Command (m for help): p

Disk /dev/xvdc: 107.4 GB, 107374182400 bytes
255 heads, 63 sectors/track, 13054 cylinders
Units = cylinders of 16065 * 512 = 8225280 bytes
Sector size (logical/physical): 512 bytes / 512 bytes
I/O size (minimum/optimal): 512 bytes / 512 bytes
Disk identifier: 0xf5995738

    Device Boot      Start         End      Blocks   Id  System
/dev/xvdc1               1       13054   104856223+  83  Linux

As of now we have created the partition, now i’m going to write the partition table to disk using w command.

Command (m for help): w
The partition table has been altered!

Calling ioctl() to re-read partition table.
Syncing disks.

Now, i’m going to check whether the partition got created or not. Yes got created because i can able to saw /dev/xvdc1.

[email protected] [~]# ls -la /dev/xvd*
brw-rw---- 1 root disk 202,  0 Mar  4 02:16 /dev/xvda
brw-rw---- 1 root disk 202,  1 Mar  4 02:16 /dev/xvda1
brw-rw---- 1 root disk 202,  2 Mar  4 02:16 /dev/xvda2
brw-rw---- 1 root disk 202, 16 Mar  4 02:16 /dev/xvdb
brw-rw---- 1 root disk 202, 17 Mar  4 02:16 /dev/xvdb1
brw-rw---- 1 root disk 202, 32 Mar  4 02:16 /dev/xvdc
brw-rw---- 1 root disk 202, 32 Mar  4 02:16 /dev/xvdc1

4) Creating a File System on Disk Partition ?

There are two major type of linux file system is available.

  • ext4 : Latest Linux file system type which is present now.
  • ext3 : This is the most common Linux file system type which is used a couple of years back.

Now, i’m going to check linux file system type which is present on our server and use the same one. I found that we are currently using ext3 in our server.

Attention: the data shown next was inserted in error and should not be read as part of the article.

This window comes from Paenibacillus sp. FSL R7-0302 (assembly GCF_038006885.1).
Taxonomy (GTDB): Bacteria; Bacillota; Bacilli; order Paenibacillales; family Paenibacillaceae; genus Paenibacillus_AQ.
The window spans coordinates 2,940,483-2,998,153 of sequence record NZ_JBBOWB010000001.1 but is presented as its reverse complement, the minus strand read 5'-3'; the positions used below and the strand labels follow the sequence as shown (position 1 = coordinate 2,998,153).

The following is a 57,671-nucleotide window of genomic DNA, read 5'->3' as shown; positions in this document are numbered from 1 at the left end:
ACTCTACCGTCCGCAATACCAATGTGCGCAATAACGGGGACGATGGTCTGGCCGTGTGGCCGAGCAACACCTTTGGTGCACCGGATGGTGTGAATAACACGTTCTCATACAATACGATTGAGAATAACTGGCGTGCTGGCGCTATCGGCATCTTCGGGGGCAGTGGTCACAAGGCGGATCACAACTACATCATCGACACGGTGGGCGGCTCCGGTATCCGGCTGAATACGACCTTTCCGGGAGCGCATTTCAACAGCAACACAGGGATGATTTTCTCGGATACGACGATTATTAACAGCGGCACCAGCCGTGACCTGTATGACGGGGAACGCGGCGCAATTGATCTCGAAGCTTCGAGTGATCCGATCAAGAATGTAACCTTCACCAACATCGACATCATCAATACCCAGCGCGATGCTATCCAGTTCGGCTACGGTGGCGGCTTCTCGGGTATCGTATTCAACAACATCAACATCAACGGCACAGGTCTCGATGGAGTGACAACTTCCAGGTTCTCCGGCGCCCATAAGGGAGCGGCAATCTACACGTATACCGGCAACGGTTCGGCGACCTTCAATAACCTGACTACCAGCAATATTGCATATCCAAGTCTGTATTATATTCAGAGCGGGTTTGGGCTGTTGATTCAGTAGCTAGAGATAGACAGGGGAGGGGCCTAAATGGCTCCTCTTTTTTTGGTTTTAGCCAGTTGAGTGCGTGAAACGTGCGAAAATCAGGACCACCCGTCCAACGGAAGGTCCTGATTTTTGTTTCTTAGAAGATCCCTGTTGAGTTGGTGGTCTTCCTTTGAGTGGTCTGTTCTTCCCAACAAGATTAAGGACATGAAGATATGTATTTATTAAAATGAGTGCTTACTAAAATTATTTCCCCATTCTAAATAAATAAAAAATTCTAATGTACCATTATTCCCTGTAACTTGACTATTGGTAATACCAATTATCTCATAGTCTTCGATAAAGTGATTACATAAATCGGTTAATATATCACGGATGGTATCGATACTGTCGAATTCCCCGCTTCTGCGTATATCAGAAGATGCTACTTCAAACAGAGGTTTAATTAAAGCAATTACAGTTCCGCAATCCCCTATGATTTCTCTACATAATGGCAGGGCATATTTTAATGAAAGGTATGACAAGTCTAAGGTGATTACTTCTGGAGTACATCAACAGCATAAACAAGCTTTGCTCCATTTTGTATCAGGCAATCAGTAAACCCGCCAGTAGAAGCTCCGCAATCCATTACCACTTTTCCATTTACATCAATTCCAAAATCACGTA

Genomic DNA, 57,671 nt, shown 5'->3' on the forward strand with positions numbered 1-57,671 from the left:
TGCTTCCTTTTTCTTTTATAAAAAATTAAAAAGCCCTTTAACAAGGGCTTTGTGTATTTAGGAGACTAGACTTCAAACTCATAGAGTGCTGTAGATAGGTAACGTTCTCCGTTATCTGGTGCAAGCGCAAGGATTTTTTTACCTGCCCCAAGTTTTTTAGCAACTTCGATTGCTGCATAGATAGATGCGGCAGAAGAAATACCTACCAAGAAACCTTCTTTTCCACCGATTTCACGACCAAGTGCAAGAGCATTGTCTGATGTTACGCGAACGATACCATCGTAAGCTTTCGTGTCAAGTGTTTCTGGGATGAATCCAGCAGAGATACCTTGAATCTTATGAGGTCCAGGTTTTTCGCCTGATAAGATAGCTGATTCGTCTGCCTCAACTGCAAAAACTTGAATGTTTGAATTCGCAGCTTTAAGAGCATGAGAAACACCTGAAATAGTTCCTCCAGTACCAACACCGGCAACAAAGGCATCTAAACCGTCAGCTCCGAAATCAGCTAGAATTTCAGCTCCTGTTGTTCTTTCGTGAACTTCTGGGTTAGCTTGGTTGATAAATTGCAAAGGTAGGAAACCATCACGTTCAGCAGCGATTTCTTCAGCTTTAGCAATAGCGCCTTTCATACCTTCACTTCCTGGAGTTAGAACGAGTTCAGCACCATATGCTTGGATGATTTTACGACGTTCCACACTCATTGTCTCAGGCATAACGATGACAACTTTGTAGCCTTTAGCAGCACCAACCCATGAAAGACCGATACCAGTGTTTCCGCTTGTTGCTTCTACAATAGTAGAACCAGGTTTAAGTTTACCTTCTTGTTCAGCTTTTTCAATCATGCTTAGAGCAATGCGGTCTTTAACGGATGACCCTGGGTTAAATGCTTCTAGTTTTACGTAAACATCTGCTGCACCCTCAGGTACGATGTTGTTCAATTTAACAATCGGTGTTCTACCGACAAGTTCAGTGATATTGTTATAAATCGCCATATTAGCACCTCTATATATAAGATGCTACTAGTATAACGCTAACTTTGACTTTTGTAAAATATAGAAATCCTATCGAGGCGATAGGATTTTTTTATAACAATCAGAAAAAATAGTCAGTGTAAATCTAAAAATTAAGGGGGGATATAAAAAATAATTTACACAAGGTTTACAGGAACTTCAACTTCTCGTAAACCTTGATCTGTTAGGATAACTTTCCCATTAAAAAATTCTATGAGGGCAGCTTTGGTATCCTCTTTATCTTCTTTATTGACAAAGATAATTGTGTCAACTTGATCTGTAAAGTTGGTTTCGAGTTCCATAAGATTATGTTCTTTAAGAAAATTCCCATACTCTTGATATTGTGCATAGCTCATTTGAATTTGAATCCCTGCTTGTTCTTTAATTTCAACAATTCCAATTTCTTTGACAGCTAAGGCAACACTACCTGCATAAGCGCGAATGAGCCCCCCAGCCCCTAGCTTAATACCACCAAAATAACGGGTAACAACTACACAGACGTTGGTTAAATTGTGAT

Use the below command to create the file system on your device.

[email protected] [~]# mkfs.ext3 /dev/xvdc1
mke2fs 1.41.12 (17-May-2010)
Filesystem label=
OS type: Linux
Block size=4096 (log=2)
Fragment size=4096 (log=2)
Stride=0 blocks, Stripe width=0 blocks
6553600 inodes, 26214055 blocks
1310702 blocks (5.00%) reserved for the super user
First data block=0
Maximum filesystem blocks=4294967296
800 block groups
32768 blocks per group, 32768 fragments per group
8192 inodes per group
Superblock backups stored on blocks: 
	32768, 98304, 163840, 229376, 294912, 819200, 884736, 1605632, 2654208, 
	4096000, 7962624, 11239424, 20480000, 23887872

Writing inode tables:   0/800  1/800  2/800  3/800  4/800  5/800  6/800  7/800  
8/800  9/800 10/800 11/800 12/800 13/800 14/800 15/800 16/800
.
.
96/800 797/800 798/800 799/800 done

Creating journal (32768 blocks): done
Writing superblocks and filesystem accounting information: done

This filesystem will be automatically checked every 35 mounts or
180 days, whichever comes first.  Use tune2fs -c or -i to override.